December was always a quiet, hushed month, holy in a strange way. Of course, all the rituals were my mother's attempts to create the impossible. I see her opening the door to the sitting room, in her black dress with the small fur collar. We loved touching that collar so much. She looks so tired but this is her time, the way she wanted it.
December starts with the Advent wreath, sitting on the coffee table with its fat red ribbon and the four red candles. Every day, when it gets dark, we are allowed to light the correct number of candles, we each get to choose a treat from the bowl of mandarine oranges, nuts, coconut macaroons, spekulatius and springerle and sit quietly while she reads a chapter from Mary's Little Donkey. Sometimes, she will play the mouth organ for us but only if it does not make her cry. We may sing a little bit, more like a humming, not disturbing the cosy quiet almost dark room. Just before the candles are blown out and the lights come on, she burns a small piece from the pine wreath and now the room smells of christmas.
In the mornings, there is the advent calendar with its carefully designed rota as to who is allowed to open the little door and gets to eat the chocolate. We find this very difficult but she is adamant, no discussions.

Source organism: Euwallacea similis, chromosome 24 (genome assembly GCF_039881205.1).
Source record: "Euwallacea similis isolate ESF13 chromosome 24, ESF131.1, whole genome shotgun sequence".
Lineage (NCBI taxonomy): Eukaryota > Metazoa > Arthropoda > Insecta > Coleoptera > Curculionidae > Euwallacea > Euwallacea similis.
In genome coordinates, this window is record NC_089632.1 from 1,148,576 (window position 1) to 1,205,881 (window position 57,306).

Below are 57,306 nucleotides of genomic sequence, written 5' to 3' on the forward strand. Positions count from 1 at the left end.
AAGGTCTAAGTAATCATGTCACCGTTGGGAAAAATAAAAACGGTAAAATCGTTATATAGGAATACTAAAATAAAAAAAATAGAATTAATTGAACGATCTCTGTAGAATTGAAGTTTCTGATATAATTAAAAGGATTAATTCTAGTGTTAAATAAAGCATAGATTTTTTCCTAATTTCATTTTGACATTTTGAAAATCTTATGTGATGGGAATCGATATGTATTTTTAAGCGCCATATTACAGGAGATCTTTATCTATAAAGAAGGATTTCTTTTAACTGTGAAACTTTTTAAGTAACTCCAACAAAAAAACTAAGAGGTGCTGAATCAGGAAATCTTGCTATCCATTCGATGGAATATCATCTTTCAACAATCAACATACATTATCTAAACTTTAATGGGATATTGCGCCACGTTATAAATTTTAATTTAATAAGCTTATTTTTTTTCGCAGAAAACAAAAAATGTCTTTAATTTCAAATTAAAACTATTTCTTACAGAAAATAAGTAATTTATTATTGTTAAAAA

On the 6th,
Nikolaus our next door neighbour in a red dressing gown and fake beard comes to check us out for the Christkind. My brother starts crying and hides under the table. I forget the poem I was to recite and try to impress him with an improvised song. My sister is very embarrassed and kicks me from behind. In the end, he opens his big gold book my father's old Latin dictionary and reads out the verdict - we have been both good and bad - and hands out small presents. My father disappears with him through the back door.
On christmas eve, the sitting room door is locked and the blinds are down. My mother is strangely absent, while my father tries his hand at breakfast. We are sent upstairs to tidy up. Eventually, my mother appears, nervously serving a slap-dash lunch and again, we are sent upstairs, this time to change into the clothes that have by now been carefully laid out on our beds.
By the time it gets dark we walk to the church. My sister is a shepherd in the play. My mother has made her a long poncho out of a blanket and I helped wrap gold foil around
her shepherd's staff my grandfather's walking stick. There is a murmur of laughter when my sister steps out, with the false beard and her thick blond braids which she forgot to stuff under the poncho.
On the way home in the dark my father plays funny tricks and when we reach our street we are allowed to race and see who is faster than him.
And then we sit in the hall, faces still cold, waiting. There! A bell, a tiny tinkling behind the closed sitting room door. The door opens and my mother smiles at us. We tiptoe into the room.
We have never seen a more magnificent tree, all the way to the ceiling, with twelve beeswax candles lit in their silver holders, tinsel, baubles, chocolates and golden walnuts. There are sparklers hanging in the branches, hissing and sending tiny stars across the room. The radio is on, church bells from around the world.
At this moment, we are very good children holding hands, we are a happy family.
I can see my parents standing at the back of the room, watching us three in our matching outfits. Two young people who had barely left the memories of war behind them. Was this what they wanted? A dream come true?